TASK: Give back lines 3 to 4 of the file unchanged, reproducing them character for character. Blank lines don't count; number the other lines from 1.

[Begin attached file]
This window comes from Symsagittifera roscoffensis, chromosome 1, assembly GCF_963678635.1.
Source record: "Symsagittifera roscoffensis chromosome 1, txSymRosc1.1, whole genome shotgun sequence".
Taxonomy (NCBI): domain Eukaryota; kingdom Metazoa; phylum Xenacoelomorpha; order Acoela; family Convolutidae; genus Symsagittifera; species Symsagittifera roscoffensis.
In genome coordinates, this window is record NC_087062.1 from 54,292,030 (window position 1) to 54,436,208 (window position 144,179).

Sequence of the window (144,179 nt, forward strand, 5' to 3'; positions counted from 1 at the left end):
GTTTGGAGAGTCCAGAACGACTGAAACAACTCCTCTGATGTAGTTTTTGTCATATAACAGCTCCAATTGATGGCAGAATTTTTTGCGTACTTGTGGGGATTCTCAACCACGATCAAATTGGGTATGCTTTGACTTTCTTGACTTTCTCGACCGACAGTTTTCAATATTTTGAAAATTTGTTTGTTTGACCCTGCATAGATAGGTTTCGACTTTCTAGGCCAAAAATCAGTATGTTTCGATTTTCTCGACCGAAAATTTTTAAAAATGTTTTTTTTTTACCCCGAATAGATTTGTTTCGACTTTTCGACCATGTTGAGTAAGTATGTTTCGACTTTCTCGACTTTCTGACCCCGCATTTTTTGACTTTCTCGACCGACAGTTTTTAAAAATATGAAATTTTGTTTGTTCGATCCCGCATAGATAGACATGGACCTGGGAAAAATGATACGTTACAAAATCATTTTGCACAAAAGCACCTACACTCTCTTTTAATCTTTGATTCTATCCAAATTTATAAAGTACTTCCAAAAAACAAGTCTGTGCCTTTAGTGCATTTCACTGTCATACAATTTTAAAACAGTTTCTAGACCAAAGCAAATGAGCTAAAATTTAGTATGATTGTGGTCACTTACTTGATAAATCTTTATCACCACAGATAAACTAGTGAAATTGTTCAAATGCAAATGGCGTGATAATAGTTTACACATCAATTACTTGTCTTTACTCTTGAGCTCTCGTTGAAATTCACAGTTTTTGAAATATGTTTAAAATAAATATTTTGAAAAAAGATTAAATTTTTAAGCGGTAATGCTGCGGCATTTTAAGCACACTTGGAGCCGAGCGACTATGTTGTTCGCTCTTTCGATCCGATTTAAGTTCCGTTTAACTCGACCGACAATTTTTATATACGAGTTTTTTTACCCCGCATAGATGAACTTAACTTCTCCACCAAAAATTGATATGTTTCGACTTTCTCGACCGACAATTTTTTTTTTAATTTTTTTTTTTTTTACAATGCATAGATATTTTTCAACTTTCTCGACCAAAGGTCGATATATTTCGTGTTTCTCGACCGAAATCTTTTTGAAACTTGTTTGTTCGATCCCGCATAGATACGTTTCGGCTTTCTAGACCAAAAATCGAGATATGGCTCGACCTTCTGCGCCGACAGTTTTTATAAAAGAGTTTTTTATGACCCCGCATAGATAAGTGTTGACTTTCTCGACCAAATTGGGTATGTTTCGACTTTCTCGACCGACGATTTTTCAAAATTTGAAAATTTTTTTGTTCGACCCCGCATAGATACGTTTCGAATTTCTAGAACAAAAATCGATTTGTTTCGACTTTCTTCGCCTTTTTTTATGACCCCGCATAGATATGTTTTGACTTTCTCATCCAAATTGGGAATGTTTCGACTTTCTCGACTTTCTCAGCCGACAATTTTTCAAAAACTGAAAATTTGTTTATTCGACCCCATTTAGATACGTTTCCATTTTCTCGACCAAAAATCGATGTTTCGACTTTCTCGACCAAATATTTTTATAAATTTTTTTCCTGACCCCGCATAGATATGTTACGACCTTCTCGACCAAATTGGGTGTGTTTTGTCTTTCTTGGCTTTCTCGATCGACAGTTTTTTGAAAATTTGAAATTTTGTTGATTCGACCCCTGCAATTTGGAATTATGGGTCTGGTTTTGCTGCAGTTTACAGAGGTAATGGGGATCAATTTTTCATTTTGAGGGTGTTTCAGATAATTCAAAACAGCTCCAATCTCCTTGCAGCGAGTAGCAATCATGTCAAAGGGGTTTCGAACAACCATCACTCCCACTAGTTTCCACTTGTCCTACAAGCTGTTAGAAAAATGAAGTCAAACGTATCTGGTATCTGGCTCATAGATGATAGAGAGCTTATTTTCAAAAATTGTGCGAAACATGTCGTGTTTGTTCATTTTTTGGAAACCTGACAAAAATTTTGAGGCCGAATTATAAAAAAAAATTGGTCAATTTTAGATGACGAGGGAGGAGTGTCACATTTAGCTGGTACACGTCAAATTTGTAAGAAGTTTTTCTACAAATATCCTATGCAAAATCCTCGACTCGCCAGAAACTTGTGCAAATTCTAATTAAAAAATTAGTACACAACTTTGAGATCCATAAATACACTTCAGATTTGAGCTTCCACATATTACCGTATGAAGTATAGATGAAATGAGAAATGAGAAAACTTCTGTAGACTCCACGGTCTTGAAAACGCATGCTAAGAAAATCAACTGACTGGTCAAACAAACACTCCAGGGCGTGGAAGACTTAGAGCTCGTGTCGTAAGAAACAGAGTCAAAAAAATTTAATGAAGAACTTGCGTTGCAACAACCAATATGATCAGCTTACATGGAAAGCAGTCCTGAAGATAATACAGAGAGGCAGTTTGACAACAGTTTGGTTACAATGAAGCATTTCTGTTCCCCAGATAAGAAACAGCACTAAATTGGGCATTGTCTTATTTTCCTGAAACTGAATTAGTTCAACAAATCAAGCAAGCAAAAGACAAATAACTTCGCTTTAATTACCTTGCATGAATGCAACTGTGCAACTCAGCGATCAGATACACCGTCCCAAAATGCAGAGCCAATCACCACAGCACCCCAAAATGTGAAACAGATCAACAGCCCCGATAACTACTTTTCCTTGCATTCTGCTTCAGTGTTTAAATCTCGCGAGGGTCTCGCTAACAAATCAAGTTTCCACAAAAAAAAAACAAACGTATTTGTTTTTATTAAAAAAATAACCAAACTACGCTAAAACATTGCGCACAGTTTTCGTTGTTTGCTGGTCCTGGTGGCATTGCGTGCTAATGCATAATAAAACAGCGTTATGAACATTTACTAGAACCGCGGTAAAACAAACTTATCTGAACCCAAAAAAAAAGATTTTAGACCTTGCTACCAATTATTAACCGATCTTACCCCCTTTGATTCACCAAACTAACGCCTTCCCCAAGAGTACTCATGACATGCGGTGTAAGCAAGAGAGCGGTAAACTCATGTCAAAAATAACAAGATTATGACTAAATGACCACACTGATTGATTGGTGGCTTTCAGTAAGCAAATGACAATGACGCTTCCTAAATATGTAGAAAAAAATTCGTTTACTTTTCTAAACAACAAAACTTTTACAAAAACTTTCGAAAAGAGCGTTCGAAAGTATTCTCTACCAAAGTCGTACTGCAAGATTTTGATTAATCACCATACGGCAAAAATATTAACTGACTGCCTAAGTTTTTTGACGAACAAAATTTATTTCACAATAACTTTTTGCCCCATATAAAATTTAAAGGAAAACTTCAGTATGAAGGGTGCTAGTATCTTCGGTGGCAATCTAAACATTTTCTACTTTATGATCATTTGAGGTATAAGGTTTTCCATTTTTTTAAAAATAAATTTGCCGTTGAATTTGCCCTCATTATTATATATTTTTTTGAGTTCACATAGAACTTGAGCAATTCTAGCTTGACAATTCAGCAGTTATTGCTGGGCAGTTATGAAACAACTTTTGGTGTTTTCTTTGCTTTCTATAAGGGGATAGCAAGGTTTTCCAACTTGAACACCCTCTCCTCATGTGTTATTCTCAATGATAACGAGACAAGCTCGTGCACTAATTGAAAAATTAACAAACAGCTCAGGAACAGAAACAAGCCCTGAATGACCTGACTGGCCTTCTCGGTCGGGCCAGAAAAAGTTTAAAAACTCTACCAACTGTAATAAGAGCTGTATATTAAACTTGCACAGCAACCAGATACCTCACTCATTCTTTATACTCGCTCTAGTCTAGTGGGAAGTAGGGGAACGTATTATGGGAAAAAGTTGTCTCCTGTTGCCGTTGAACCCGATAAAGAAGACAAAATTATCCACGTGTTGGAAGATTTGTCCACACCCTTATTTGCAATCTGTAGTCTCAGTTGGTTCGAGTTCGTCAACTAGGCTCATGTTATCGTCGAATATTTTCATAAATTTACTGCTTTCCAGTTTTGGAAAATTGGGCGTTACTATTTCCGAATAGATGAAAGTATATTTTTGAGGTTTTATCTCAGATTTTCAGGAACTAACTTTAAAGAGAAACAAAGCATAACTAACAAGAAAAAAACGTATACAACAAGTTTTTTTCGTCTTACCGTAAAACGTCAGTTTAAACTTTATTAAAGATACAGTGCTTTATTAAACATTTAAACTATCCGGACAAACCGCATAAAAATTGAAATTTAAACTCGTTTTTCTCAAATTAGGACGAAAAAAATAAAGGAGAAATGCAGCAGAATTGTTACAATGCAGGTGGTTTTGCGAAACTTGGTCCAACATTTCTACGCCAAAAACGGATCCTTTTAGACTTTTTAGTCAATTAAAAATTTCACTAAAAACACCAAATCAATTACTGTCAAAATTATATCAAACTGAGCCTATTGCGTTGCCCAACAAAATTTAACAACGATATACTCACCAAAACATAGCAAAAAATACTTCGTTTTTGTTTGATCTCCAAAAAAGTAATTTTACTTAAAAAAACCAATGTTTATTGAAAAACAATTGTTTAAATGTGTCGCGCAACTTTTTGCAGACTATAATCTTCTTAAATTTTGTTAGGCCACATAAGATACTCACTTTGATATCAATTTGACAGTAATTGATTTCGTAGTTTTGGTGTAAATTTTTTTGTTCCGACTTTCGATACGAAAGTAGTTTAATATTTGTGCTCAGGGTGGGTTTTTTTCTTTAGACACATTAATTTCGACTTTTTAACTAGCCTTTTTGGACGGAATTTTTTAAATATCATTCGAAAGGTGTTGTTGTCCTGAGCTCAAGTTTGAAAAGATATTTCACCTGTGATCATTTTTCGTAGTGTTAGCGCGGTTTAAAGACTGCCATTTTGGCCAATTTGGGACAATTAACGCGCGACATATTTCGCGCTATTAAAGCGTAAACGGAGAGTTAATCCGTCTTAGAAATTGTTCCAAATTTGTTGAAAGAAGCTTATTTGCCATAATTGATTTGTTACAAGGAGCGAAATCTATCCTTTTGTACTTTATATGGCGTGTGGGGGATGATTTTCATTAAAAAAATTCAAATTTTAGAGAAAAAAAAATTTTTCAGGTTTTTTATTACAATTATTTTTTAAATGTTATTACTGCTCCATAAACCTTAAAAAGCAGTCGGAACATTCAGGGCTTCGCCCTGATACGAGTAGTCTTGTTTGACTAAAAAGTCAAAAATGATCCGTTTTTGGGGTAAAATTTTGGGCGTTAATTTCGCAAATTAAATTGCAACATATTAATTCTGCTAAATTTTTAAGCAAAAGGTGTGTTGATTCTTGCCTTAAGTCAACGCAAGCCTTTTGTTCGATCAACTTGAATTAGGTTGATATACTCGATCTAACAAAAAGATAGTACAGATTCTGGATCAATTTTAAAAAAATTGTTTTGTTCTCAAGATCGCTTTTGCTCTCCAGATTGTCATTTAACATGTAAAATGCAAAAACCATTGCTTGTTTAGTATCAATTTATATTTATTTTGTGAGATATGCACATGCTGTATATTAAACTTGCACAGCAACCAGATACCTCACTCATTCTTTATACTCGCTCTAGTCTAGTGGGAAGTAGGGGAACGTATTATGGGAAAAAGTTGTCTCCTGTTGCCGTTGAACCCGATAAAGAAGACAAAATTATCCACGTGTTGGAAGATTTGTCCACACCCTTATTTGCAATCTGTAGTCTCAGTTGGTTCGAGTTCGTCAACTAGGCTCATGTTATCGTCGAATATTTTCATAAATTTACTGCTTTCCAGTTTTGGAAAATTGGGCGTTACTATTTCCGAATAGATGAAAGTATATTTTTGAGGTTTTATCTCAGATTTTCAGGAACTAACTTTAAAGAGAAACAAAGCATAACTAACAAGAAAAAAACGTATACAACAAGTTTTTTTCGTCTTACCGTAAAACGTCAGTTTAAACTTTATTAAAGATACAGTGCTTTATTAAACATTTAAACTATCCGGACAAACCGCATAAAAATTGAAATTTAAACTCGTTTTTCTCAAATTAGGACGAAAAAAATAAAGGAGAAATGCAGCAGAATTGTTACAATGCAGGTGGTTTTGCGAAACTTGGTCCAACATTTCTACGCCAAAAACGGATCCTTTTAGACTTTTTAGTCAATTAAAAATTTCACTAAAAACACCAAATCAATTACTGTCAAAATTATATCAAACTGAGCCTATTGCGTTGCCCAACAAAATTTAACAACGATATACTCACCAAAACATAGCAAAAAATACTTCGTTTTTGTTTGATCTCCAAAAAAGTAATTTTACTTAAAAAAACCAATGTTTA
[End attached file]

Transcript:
Taxonomy (NCBI): domain Eukaryota; kingdom Metazoa; phylum Xenacoelomorpha; order Acoela; family Convolutidae; genus Symsagittifera; species Symsagittifera roscoffensis.
In genome coordinates, this window is record NC_087062.1 from 54,292,030 (window position 1) to 54,436,208 (window position 144,179).